Divorces are almost always difficult, but divorces that occur to couples with teenage children can be especially challenging. While a parent cannot control what his or her children feel or think regarding the other parent, he or she can help foster a healthy relationship by refraining from actively doing things to impede the children’s relationship with the other parent. One South Florida mother’s decision to engage in such counterproductive, hindering behavior ultimately earned her a judgment of contempt, which the 4th District Court of Appeal recently upheld.
When M. (husband) and L. (wife) divorced in 2011, they had three children together, some of whom were well into their teenage years. The couple’s divorce judgment called for shared parenting responsibility and established a timesharing schedule that placed the children primarily with their mother.
Several months later, the couple was back in court, with the father asking the court to judge the mother to be in contempt, claiming that she was intentionally trying to impede his maintaining a relationship with the children. The couple’s sons were rejecting having a relationship with their father, and the mother was to blame, he argued. Ultimately, the court found the mother in contempt and ordered her to attend therapy. The mother, in the court’s opinion, had actively empowered her sons to reject having a relationship with their father and skip visitation time with him.
The mother appealed the trial court’s decision. She claimed she could not comply with the parenting plan because the boys chose, of their own volition, not to spend time with their father. The appeals court disagreed.
Clearly, a mother cannot always force her children to feel warmly toward their father after a divorce and control a teenage child’s decision to reject a close bond with one parent, but, in this case, there was evidence suggesting that the mother proactively tried to thwart the parenting plan. On several occasions, she reportedly failed to transport the boys to their father’s home for visitation, as required by the parenting plan. She also, in multiple instances, allegedly scheduled social events for the boys on the evenings when the boys were supposed to visit their father. The boys’ hostility toward their father was not what placed the mother in legal trouble. It was the mother’s own actions of placing hurdles in front of the father as he sought to spend time with the children.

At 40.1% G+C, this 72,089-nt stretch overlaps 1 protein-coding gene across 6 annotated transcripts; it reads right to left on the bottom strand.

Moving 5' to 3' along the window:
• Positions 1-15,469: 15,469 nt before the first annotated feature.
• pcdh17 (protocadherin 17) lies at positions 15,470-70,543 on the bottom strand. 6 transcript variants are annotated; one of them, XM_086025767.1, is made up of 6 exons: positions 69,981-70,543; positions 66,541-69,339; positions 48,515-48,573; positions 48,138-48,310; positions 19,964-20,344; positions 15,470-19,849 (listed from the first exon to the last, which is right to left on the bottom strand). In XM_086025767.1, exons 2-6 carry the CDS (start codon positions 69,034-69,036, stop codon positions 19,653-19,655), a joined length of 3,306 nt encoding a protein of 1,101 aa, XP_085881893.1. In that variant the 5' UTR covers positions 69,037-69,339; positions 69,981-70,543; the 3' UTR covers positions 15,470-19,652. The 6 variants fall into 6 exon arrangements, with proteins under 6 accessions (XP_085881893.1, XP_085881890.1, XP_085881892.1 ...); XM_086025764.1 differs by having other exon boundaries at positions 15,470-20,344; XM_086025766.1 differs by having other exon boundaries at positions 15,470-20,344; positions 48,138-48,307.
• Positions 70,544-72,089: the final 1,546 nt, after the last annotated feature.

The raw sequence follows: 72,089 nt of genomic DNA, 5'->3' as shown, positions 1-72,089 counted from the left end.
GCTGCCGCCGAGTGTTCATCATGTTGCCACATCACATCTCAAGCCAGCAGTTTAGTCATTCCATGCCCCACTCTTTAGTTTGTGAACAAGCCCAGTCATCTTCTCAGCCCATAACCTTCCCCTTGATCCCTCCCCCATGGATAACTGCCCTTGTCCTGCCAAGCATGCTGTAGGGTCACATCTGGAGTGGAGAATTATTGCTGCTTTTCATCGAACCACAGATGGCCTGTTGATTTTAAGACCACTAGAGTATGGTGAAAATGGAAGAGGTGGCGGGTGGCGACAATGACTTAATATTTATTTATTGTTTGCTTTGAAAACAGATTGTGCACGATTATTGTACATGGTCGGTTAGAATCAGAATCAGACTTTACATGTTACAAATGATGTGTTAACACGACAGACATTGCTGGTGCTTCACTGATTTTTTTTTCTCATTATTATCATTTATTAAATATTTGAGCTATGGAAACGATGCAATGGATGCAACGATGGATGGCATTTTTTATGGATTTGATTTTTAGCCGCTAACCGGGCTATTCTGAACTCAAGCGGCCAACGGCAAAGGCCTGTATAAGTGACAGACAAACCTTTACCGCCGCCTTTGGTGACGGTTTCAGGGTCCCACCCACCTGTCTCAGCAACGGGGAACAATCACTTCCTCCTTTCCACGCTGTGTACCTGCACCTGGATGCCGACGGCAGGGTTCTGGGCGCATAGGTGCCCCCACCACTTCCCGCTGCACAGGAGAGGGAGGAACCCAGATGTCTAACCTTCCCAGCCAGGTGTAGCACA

The mother’s court-mandated therapy was not a proper remedy, however. With any contempt case, the person found in contempt must personally hold the key to clearing herself. In this mother’s case, the court required her to attend therapy until she could convince her boys that she wanted to see them form a close, healthy bond with their father. Under these terms, the mother did not control her path out of contempt, since the trigger to ending her required therapy was a change in the boys’ attitudes, not her own psychological condition.
Divorce cases involving children are hard — for the parents and the children. Families must forge new interpersonal dynamics. If your ex has the children the majority of the time, your ability to maintain a growing relationship with your children may depend in large part on the cooperativeness (or lack thereof) of your ex-spouse. If your ex-spouse is not acting in accordance with what the law and the court have required, you may need the aid of experienced counsel to help. For thoughtful solutions and aggressive legal advocacy for your case, reach out to the South Florida family law attorneys at Sandy T. Fox, P.A. Our attorneys have the experience, knowledge, and determination to help you defend your right to a relationship with your children.
Contact us online or by calling (800) 596-0579 to schedule a confidential consultation.
More blog posts:
Failure to Foster Relationship with Child’s Father Not Grounds for Mandating Psych Evaluation of Mother, Fort Lauderdale Divorce Lawyer Blog, Aug. 19, 2014
Contempt Proceedings and Florida Family Law Disputes, Fort Lauderdale Divorce Lawyer Blog, Jan. 28, 2013